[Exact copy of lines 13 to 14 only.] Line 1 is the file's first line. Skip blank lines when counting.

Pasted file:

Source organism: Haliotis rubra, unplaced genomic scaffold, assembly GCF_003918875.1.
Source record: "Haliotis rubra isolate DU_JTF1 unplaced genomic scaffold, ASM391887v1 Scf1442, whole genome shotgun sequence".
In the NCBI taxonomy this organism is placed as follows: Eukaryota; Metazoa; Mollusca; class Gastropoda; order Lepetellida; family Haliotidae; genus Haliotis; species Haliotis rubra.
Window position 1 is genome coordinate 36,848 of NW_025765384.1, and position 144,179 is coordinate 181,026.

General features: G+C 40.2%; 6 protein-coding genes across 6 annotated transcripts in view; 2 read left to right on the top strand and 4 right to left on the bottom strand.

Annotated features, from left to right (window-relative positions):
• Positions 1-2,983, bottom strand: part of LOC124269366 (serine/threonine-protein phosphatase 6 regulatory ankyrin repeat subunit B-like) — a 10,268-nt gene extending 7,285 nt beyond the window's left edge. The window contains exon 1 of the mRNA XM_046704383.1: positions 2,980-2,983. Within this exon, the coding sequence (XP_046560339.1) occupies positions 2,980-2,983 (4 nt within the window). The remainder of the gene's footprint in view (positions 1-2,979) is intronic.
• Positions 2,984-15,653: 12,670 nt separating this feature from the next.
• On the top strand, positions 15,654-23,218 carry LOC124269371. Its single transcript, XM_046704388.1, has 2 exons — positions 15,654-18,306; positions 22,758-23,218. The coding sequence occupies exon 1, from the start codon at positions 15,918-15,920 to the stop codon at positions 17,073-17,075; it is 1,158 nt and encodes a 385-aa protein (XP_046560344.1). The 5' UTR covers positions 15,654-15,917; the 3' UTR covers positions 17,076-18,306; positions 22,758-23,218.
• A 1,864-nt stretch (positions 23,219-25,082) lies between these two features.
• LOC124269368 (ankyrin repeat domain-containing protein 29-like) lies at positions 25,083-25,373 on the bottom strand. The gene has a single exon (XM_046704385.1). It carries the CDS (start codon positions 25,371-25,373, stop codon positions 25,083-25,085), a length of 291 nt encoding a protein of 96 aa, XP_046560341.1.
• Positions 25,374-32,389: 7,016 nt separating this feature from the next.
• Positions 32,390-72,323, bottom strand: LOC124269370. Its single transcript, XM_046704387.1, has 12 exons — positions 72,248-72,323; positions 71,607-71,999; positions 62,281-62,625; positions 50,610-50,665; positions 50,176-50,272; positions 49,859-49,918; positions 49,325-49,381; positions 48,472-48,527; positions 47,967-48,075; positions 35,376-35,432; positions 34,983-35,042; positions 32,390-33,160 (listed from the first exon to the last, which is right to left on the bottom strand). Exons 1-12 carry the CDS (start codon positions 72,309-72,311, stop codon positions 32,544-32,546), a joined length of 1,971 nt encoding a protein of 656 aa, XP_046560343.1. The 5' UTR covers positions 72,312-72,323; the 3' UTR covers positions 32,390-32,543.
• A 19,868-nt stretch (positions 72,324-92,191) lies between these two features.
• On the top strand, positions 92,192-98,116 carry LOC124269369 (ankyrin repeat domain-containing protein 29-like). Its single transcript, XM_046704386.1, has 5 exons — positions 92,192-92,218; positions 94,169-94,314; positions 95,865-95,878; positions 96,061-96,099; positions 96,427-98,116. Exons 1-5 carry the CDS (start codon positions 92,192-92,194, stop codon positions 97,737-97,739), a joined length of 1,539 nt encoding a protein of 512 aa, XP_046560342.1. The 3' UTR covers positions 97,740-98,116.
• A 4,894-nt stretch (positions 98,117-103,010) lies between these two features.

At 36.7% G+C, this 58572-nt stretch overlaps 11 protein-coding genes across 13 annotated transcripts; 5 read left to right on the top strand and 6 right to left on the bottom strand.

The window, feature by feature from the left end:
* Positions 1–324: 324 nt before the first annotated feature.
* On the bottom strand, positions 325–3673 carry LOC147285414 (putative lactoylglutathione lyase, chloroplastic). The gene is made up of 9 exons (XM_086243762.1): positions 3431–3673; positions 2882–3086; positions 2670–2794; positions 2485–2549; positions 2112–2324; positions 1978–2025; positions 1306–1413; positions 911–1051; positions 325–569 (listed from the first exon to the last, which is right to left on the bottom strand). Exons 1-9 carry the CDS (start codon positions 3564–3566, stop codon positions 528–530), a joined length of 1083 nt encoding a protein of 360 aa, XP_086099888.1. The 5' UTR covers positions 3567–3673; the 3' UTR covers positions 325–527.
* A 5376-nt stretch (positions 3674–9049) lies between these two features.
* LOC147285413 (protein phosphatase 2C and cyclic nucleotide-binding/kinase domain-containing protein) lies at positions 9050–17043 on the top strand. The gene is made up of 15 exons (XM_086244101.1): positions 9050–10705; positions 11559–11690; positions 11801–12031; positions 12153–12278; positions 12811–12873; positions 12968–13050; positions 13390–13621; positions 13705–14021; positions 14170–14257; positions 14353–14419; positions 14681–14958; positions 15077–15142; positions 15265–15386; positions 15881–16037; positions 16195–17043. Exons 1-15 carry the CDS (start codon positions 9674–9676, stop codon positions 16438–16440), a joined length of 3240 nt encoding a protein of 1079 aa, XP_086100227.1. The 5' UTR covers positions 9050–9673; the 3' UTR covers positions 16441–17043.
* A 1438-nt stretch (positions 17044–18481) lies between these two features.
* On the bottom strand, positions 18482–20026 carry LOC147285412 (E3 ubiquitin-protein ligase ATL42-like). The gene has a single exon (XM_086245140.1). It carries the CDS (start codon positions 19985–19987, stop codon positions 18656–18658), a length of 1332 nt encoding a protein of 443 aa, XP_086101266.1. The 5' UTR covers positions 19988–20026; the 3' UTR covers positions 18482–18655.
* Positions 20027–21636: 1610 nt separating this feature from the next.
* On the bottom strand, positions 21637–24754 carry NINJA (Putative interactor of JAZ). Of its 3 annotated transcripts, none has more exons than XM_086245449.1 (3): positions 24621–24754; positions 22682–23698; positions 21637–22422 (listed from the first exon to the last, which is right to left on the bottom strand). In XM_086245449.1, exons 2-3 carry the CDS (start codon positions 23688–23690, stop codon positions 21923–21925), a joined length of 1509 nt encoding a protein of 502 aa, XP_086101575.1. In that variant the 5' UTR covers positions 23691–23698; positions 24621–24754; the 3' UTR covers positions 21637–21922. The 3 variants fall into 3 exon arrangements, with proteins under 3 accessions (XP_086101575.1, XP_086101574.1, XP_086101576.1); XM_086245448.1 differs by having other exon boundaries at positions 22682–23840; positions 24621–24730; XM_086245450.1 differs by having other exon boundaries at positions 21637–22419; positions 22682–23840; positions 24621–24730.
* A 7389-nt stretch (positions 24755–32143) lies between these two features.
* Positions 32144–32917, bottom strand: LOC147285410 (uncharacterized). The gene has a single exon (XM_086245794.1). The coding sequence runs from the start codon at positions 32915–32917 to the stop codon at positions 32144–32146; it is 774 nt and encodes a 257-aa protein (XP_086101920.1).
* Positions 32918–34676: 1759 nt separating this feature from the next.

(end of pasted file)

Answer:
• Positions 32,390-72,323, bottom strand: LOC124269370. Its single transcript, XM_046704387.1, has 12 exons — positions 72,248-72,323; positions 71,607-71,999; positions 62,281-62,625; positions 50,610-50,665; positions 50,176-50,272; positions 49,859-49,918; positions 49,325-49,381; positions 48,472-48,527; positions 47,967-48,075; positions 35,376-35,432; positions 34,983-35,042; positions 32,390-33,160 (listed from the first exon to the last, which is right to left on the bottom strand). Exons 1-12 carry the CDS (start codon positions 72,309-72,311, stop codon positions 32,544-32,546), a joined length of 1,971 nt encoding a protein of 656 aa, XP_046560343.1. The 5' UTR covers positions 72,312-72,323; the 3' UTR covers positions 32,390-32,543.
• A 19,868-nt stretch (positions 72,324-92,191) lies between these two features.